Fiverr Community Forum

Near miss on suspicious buyer request

Hi Fiverr community! I’m a new seller, and am sharing my story to help others avoid falling for potential scams.

I was contacted by a buyer who asked about my rates for a large/long-term order. It was clear from their message that they hadn’t really looked at the basic details of my gig or packages. Nevertheless, I decided to give them the benefit of the doubt, and asked a few questions about their request. Instead of directly answering my questions, they referred me to their site where they wanted the work done. Although this was suspicious behavior already to me, I checked out the site anyway. As I’d initially suspected, the work didn’t fit what my gig was offering, but it seemed straightforward, and easy to complete. So, I laid out the terms of an offer that I expected them to negotiate a little bit on, or at the very least ask some questions about.

They promptly said ok to the unofficial offer, however, and told me to choose the work I wanted from their site, and that they’d move forward on the offer if “everything goes well.” This was very vague, but I took it to mean that they wanted to see what my work was like before officially accepting an offer, especially since they were also not asking me to actually create an offer. For me, this marked the end of the conversation because I’m not willing to put in work for no return, especially on a gig platform.

Not long after, Fiverr notified me that the buyer can no longer be contacted (see attached screenshot). Fiverr also erased the record of the buyer’s side of the conversation.

sus

I think I got lucky, and didn’t get scammed in this case. But if I had continued to ignore the warning signs I was getting, and Fiverr hadn’t stepped in in time, I would’ve fallen for it as a new seller trying to create a customer base. Some red flags I will now always pay attention to when contacted by potential clients:

  1. Unwilling to answer basic questions about the work they’re requesting.
  2. Mismatched request especially on gigs that have a narrow scope.
  3. Offers or accepts offer terms that are too good to be true.

These are probably just common sense rules of thumb anyway, but I learned that it’s very easy to ignore small misgivings sometimes, so hopefully this helps you stay safe!

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The biggest warning sign was the person referring you to an outside website. If they were serious, they would just tell you straight up through Fiverr messenger what the job was. That’s incredibly risky behavior and simply following the link could have exposed you to potential spyware/malware/viruses.

“Choose the work I wanted from their site.” That’s a ridiculous task. They never intended to place or accept an order through Fiverr, and only used Fiverr as the means to contact you.

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I have been contacted many times by reputable and high-spending clients who asked me to choose the work I wanted from their site. This has been when they have operated as online publishers or article brokers and some of these companies have hundreds of pieces per day to offer for editing.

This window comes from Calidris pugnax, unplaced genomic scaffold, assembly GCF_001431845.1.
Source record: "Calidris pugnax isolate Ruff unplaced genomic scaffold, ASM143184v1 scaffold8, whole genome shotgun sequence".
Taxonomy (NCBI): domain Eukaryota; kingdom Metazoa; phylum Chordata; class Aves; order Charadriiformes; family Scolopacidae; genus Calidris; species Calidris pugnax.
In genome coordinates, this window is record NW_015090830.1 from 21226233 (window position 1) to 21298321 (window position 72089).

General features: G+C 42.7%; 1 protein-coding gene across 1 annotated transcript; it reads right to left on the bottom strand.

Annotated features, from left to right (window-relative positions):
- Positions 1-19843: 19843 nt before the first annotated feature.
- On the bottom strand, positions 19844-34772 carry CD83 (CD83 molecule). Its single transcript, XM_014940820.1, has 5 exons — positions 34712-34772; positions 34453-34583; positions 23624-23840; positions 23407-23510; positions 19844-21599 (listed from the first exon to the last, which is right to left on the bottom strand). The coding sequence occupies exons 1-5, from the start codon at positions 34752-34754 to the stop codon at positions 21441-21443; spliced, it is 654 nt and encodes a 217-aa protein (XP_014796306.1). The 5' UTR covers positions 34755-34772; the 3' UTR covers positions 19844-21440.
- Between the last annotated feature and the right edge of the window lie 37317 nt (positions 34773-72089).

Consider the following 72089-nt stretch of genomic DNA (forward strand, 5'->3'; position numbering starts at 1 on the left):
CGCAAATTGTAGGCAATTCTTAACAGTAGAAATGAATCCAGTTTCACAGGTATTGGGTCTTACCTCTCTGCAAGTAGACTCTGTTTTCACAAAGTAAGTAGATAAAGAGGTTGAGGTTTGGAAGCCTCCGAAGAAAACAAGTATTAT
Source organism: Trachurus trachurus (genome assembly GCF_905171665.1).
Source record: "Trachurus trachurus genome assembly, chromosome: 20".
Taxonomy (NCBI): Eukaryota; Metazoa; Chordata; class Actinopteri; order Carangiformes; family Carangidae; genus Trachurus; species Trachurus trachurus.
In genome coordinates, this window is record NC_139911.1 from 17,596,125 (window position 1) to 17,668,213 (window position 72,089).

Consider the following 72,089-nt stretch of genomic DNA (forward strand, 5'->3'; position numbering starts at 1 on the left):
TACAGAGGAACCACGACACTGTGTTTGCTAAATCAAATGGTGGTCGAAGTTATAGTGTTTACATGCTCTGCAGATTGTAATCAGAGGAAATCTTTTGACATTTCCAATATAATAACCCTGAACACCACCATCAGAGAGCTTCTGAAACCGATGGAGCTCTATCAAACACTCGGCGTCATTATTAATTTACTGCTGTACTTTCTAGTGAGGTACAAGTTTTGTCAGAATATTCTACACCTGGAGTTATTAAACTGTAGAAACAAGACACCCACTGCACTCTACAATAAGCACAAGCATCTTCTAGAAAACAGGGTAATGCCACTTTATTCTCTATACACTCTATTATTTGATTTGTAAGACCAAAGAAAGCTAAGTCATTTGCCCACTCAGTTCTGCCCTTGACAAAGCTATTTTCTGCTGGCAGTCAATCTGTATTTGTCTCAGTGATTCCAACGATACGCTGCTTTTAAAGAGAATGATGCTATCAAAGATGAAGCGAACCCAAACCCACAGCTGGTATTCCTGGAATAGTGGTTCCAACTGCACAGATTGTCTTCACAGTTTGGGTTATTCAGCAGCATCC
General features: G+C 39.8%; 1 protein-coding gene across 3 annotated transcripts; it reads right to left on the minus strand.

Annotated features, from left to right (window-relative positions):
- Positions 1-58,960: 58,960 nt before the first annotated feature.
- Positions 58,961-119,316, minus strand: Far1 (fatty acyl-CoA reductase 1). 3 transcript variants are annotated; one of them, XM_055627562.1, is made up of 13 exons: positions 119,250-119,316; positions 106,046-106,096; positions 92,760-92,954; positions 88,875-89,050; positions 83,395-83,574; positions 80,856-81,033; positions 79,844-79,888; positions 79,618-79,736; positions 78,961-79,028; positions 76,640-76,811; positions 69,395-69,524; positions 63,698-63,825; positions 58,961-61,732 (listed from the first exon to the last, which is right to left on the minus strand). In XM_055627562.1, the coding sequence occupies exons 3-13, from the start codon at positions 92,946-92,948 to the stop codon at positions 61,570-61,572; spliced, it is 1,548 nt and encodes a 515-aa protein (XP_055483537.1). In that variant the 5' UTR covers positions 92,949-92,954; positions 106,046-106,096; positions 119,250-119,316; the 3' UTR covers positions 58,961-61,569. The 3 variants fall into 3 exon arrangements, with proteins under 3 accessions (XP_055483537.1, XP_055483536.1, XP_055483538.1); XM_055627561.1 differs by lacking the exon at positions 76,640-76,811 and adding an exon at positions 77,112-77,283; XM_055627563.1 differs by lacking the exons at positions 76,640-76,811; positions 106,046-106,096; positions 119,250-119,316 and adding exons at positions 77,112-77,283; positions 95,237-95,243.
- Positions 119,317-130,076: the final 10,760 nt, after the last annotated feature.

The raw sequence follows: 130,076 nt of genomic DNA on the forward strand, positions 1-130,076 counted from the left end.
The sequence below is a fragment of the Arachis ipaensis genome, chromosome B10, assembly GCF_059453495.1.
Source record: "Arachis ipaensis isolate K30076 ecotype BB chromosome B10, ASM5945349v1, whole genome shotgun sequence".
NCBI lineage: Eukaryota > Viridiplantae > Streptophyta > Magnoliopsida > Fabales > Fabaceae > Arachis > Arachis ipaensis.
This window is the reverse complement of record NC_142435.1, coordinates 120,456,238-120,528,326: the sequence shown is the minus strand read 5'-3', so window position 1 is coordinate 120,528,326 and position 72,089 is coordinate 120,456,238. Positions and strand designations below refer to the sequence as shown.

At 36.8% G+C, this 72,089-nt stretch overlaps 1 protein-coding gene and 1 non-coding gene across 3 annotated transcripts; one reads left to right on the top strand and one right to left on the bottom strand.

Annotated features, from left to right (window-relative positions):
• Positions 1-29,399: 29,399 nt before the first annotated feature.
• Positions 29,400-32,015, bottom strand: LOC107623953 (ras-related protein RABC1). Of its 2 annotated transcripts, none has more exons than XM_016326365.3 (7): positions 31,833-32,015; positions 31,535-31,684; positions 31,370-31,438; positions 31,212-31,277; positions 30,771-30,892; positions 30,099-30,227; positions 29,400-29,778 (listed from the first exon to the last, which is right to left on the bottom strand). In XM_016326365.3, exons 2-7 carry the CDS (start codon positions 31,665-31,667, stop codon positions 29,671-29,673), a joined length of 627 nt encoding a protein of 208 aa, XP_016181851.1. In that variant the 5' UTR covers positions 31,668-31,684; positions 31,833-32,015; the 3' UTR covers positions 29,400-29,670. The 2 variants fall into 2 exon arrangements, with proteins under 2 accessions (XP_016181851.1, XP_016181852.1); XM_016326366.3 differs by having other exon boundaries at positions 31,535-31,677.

This means it is better for freelancers to select the work they believe they can do best, instead of a client offering us work that may not be as well suited to other articles they have on their roster. Then if a client sees me doing a certain type of article repeatedly, they will usually offer me all of that work.

There are many leading online publishers that work this way, by editors claiming preferred articles. The last one I worked for was netting me more than $5k a month just editing a few articles here and there, and they paid $75/hour.

Of course, it still all has to be done via Fiverr, usually by batching the projects via custom orders. But there is no reason why these clients cannot allow you to select your own work. It is also essential to see their site so you get a feel for the tone of the brand and how each article will sit alongside others.

A quick message to customer support has always given me permission to work with such clients in whatever way they wished.

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A seller pick and mix assignment buffet? That doesn’t sound appealing to someone who prefers clear orders with defined guidelines and expectations.

In the OP’s particular case, the “buyer’s” unwillingness to divulge info is a portent of bad news. There have definitely been instances of malicious phishing conducted through Fiverr messenger and sending mostly new and naive sellers through harmful links to outside sites to scam them or compromise their computer or account.

This happened to me half an hour ago. :unamused: I was so uncomfortable with the external site demands. Honestly, it seemed kind of click-baity. To be fair to the customer, though, the articles had multiple grammatical and spelling errors.

I ended our chat by requesting he send his articles in a word document. Maintaining a professional tone was the priority.

Still, it was shady enough that i ran my malware cleaner in my phone and laptop.

Thank you for this post.